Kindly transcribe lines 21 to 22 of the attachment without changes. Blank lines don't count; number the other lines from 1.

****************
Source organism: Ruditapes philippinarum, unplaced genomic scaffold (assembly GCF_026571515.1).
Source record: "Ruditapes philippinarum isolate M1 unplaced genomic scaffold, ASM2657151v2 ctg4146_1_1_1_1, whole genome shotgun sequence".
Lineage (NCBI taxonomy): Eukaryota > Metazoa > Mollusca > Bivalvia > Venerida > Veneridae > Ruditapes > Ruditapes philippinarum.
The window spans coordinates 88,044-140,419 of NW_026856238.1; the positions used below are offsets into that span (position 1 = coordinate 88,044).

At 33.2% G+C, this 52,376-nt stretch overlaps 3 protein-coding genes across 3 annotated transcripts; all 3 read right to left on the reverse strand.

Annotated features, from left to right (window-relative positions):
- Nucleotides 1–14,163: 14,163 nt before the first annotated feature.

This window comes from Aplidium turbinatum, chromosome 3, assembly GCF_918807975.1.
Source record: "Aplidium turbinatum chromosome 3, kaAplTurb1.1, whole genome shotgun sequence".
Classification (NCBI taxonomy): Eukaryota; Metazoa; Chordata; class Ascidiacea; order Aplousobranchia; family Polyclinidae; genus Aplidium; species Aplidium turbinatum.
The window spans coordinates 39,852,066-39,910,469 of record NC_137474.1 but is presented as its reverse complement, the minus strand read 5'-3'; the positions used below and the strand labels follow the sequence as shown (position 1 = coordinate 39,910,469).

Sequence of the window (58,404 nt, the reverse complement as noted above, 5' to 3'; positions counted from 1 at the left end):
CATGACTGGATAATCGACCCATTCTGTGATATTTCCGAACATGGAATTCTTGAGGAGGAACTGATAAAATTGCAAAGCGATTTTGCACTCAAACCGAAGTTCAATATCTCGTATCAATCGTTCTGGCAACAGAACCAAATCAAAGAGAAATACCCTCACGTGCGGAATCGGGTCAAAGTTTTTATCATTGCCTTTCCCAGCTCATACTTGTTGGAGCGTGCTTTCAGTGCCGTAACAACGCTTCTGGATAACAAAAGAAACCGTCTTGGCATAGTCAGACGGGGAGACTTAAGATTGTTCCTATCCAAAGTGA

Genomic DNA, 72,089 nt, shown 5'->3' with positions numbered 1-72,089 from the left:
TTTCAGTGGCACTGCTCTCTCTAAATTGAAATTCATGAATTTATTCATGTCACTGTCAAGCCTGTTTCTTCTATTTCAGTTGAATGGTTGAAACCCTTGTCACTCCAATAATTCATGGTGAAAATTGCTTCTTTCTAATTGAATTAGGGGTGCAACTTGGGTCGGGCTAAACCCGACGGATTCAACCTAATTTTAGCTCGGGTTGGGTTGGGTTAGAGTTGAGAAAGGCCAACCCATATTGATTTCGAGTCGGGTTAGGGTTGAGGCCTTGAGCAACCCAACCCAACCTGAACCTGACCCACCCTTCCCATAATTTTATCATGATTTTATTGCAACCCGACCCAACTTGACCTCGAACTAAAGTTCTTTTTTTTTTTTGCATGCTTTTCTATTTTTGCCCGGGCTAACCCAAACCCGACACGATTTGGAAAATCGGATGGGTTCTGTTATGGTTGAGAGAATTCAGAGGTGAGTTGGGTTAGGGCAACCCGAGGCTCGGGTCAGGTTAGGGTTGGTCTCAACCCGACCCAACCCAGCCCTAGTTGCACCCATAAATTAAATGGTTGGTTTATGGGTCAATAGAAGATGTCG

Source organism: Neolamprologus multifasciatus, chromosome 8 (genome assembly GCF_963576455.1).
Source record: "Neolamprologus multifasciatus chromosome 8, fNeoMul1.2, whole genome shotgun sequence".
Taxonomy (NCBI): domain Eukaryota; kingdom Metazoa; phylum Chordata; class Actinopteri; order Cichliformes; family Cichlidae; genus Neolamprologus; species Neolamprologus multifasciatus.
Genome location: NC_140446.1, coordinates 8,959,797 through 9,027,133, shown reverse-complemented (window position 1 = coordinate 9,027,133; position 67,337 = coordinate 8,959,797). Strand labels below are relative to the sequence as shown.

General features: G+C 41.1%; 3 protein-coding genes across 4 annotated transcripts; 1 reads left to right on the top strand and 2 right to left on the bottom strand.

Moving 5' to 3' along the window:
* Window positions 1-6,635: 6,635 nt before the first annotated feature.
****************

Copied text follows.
Moving 5' to 3' along the window:
* Window positions 1-6,635: 6,635 nt before the first annotated feature.